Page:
Stereotactic Radiosurgery

What is Stereotactic Radiosurgery?

Stereotactic = positioned very precisely
Radiosurgery = a form of radiation therapy that does not involve a surgical opening or incision

Stereotactic radiosurgery is a form of radiation therapy that directs powerful doses of radiation to very precise locations. It is used to shrink tumors and treat tangled blood vessels.

Radiosurgery is not considered surgery per se, since it does not require making an incision. Instead, stereotactic radiosurgery uses radiation:

  • to shrink tumors by distorting or destroying the DNA of tumor cells. The destruction of their genetic material prevents the cells from reproducing and the tumor from growing. As a result, the tumors usually shrink in size over time.
  • to treat blood vessel lesions in the spine, such as arteriovenous malformations (AVMs), by closing off the blood vessels.

Stereotactic radiosurgery uses many small beams of radiation that approach the tumor, lesion, or other area from many different angles. Each individual beam of radiation has very little effect on the healthy tissue it passes through. However, the beams all meet precisely at the area of treatment, delivering a large, focused dose of radiation there.

Stereotactic radiosurgery is usually performed in a single session. Occasionally, when the tumor or lesion is located within the spinal cord, the treatment may be split into two or three sessions. This minimizes the amount of radiation exposure that the spinal cord experiences at once.

When is this Procedure Performed?

Stereotactic radiosurgery is performed in patients who have small tumors or tangles of blood vessels on the spinal cord or on the surrounding areas. It may be performed when the lesion or tumor cannot be reached by standard surgical procedures. It may also be used in patients with heart conditions or other problems that make them unable to undergo an open surgical procedure. It can also be used as a follow-up if residual tumor or AVM remains after open surgery.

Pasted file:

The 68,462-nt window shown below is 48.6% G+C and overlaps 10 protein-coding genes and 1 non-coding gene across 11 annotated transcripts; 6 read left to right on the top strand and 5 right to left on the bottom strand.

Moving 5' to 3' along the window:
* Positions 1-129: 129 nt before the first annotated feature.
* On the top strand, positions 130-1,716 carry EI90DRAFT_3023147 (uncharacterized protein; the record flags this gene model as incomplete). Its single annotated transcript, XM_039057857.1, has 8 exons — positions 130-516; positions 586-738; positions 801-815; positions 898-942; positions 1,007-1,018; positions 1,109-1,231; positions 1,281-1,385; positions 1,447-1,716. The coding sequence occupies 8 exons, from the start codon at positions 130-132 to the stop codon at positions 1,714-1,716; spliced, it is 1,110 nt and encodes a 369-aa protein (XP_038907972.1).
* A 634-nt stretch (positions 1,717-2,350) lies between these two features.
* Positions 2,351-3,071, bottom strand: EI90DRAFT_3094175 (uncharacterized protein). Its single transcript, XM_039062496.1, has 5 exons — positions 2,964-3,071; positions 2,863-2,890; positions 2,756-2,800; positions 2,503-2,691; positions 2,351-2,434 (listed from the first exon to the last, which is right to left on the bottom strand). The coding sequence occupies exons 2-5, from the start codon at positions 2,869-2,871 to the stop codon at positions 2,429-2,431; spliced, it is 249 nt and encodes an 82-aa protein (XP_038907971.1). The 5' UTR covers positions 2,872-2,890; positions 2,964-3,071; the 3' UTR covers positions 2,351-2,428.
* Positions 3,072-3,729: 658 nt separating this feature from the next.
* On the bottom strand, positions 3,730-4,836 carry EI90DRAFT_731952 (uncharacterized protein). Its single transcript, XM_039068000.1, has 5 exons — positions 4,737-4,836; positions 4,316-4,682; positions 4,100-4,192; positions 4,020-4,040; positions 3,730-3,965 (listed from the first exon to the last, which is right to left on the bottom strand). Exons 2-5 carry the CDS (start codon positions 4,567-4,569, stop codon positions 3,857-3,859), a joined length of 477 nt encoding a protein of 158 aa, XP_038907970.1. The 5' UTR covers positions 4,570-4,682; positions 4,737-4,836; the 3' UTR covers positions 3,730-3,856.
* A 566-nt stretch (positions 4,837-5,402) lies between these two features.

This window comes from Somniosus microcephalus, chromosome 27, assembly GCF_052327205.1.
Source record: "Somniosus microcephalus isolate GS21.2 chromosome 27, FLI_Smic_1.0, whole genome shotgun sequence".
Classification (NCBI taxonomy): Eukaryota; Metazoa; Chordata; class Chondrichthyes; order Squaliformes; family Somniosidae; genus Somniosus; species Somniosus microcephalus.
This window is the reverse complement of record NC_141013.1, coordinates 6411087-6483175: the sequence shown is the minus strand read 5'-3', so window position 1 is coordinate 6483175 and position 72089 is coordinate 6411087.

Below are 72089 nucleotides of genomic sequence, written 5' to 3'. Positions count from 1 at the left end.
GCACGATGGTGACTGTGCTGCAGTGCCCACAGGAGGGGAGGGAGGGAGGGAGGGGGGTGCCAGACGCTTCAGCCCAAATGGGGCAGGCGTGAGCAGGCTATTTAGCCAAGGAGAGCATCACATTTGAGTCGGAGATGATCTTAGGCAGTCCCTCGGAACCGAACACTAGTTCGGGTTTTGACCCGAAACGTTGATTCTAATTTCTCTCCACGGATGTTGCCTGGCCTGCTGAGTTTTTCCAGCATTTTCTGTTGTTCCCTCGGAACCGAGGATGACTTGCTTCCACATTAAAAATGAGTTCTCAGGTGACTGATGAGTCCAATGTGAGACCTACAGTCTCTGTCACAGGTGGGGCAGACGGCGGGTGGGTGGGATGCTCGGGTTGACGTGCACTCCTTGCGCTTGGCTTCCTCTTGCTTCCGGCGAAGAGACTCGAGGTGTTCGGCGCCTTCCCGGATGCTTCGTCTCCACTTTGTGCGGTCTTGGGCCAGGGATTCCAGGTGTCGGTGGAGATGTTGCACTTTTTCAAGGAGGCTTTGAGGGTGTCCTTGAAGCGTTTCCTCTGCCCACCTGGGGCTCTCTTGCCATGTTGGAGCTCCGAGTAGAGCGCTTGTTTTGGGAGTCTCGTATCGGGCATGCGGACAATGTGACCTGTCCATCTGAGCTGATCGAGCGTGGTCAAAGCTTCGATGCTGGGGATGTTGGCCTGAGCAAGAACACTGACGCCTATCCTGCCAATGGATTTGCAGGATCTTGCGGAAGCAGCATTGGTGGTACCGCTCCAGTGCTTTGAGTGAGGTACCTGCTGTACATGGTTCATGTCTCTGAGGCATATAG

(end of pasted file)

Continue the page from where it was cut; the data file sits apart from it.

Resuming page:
Stereotactic radiosurgery can be used in adult or pediatric patients, though it is rarely used in children under the age of 3.

How is this Procedure Performed?

Radiosurgery typically involves a team of health care providers that may include a neurosurgeon and/or a neuroradiologist, a radiation oncologist (a physician specializing in radiation treatment of cancer), a radiation therapist (professional who delivers radiation therapy), a registered nurse, and a medical physicist and a dosimetrist (professionals who work together to calculate the exact placement and number of radiation beams that will meet the treatment specifications).

This type of procedure does not cause any pain, and in adult patients it does not require general anesthesia (medicine that produces unconsciousness). Pediatric patients may receive general anesthesia.

The doctor or nurse starts an intravenous (lV) line that can deliver the contrast dye, medicines, and fluids needed for the procedure directly into a vein in the patient’s arm. The patient lies on a table that slides into the machine that delivers the radiation. This machine has a robotic arm that will move around and deliver the radiation to the specific area of interest.

The treatment typically takes about 30 minutes to 2 hours.